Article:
Trade account went into red in Jan.

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Trade account went into red in Jan.


The sputtering global economy coupled with the European financial crisis took a toll on Korea’s trade balance in January, which went into the red for the first time in two years.

A potential trade deficit in January was largely anticipated, but the amount was much bigger than expected.

Korea posted a trade deficit of $1.96 billion in January, a sharp turnaround from a surplus of $2.48 billion a year earlier, the Ministry of Knowledge Economy said. It has been 24 months since Korea had a trade deficit in January 2010.

Exports shrank 6.6 percent on-year to $41.54 billion in January, while imports climbed 3.6 percent to $43.49 billion, the ministry said.


Last month also marked the first time in 27 months that the country’s exports shrank on a year-on-year basis.

Ship exports, in particular, plummeted by 41.5 percent to $3.9 billion last month from $6.7 billion in January 2011.

Minister of Knowledge Economy Hong Suk-woo warned in a report to President Lee Myung-bak in January that Korea may post a trade deficit that month, but the amount was larger than expected.

The economic slump in Europe had critical effects on Korea’s exports. “Exports to the EU fell by almost half,” Han Jin-hyun, deputy minister for trade and investment policy of at the ministry, told the press at the Government Complex in Gwacheon, Gyeonggi.

“Ship exports were the hardest hit, and it was a significant amount in value,” Han said. “Exports of flat-panel displays and mobile handsets also decreased a lot.”

Exports to Europe plunged 44.8 percent on-year in January due to the continuing fiscal and debt crisis on the continent, and ship exports, in particular, sank 78.8 percent. Shipping companies in Europe have delayed or even canceled ship deliveries due to difficulties in financing and declining shipping charges.

Ship exports to Europe are likely to stay stagnant as it takes two to three years to build a ship. Ship orders plunged in 2008 and 2009 due to the global financial crisis, and orders received during that period are now being delivered. Ship orders significantly affect the country’s trade balance because each unit can cost several hundred million dollars or even billons. Europe is the home of many large shipping companies.

Exports of information technology goods to Europe were also hit hard last month. Exports of mobile handsets and semiconductors plummeted 55.5 percent and 43.9 percent, respectively.

Exports to other regions, however, fared well. Exports to Japan increased 37.2 percent, while exports to the Association of Southeast Asian Nations, or Asean, the United States and China rose 22.3 percent, 23.3 percent and 7.3 percent, respectively.

The increase in exports to Japan is particularly notable as Korea has posted a chronic deficit with the neighboring country. Exports of mobile handsets, steel and machinery jumped 48.2 percent, 38.1 percent and 34.4 percent, respectively. Delivery of petroleum products to Japan also climbed 14.1 percent in January.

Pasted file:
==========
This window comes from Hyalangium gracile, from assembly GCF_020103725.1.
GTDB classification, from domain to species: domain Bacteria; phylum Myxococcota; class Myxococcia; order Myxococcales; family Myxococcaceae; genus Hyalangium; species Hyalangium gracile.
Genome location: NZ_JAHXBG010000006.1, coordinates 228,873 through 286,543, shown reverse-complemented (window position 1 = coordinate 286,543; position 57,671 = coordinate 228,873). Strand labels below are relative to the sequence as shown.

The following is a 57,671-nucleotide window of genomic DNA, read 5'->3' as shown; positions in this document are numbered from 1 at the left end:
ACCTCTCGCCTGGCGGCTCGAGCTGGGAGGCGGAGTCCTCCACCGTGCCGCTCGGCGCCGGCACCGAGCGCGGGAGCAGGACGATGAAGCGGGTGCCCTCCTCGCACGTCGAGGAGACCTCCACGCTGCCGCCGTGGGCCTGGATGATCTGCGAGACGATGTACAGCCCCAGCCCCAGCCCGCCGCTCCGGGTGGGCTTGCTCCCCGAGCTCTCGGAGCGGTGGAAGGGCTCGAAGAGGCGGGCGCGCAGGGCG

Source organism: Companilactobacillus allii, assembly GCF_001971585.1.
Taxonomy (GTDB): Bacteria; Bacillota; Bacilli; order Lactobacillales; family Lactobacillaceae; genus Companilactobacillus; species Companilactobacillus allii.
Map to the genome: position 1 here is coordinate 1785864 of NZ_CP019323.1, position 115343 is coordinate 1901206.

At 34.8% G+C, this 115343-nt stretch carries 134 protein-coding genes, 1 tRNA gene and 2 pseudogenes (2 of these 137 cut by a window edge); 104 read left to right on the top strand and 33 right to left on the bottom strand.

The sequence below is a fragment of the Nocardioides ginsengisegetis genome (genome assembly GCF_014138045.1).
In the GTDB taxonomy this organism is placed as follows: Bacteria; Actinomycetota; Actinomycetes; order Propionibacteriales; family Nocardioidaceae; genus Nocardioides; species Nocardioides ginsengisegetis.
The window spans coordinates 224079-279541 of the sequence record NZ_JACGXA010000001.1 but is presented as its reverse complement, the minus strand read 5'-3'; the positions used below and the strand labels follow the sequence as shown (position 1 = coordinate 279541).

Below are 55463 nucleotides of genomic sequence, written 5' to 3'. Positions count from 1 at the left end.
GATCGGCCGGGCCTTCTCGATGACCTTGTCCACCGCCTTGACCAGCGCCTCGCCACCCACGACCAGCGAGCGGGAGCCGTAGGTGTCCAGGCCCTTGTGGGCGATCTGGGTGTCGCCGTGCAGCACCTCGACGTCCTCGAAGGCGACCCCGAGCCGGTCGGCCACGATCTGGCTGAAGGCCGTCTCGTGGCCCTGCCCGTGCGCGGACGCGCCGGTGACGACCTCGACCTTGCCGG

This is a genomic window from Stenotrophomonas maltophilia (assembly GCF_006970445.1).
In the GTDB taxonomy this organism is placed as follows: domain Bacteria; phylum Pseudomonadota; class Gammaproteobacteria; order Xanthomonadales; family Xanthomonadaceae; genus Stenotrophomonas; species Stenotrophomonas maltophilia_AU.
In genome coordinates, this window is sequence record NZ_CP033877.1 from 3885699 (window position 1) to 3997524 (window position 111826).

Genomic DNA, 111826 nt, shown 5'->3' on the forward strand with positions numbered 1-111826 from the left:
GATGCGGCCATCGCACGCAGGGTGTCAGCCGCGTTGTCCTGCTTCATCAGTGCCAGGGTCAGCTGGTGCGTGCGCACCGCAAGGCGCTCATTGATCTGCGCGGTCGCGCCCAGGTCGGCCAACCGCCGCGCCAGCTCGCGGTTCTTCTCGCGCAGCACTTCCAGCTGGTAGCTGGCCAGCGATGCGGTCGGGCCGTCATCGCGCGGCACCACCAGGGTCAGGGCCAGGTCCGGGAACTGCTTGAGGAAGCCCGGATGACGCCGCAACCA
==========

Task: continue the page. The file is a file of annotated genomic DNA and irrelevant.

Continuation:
The ministry partly attributed the deficit last month to seasonal factors. In fact, Korea recorded trade deficits in the month of January in 2008, 2009 and 2010. Imports of crude oil also grew in value, although the amount dropped as uncertainty in the Middle East, including international sanctions against Iran, led to a higher oil price of $112.80 per barrel last month compared to $91 in January 2011.

The number of working days fell in January compared to a year before because of the Lunar New Year holiday.

Deputy Minister Han, however, was optimistic.

“Exports will turn up this month, and the trade balance will improve,” Han said. “The Chinese economy is expected to have a soft landing, and the financial crisis in Europe is less likely to worsen. The situation will be better in the second half of this year than in the first half.

“The amount of daily exports is on the rise and is higher than a year ago,” Han said. “It is somewhat worrisome, but I don’t think the situation is critical.”

The ministry anticipates the country’s trade surplus will shrink from $32.1 billion last year to $25 billion this year on estimated exports of $595 billion and imports of $570 billion.

“Korea’s trade balance is going to improve because economic indicators in the U.S. have recently improved, while China is also moving away from belt-tightening policies,” said a senior economist at Shinhan Investment.

There are also pessimistic views that a worsening situation in emerging markets is likely to negatively affect the country’s exports.

“Emerging market countries are exposed to fiscal, financial, inflation, political and export-related risks this year,” Lee Jong-kyu, a senior researcher at Samsung Economic Research Institute, wrote in a report. “Considering exports to emerging markets account for a significant portion of Korea’s economy, risks related to these nations are important factors for the country’s future economy,” Lee said.

By Limb Jae-un []

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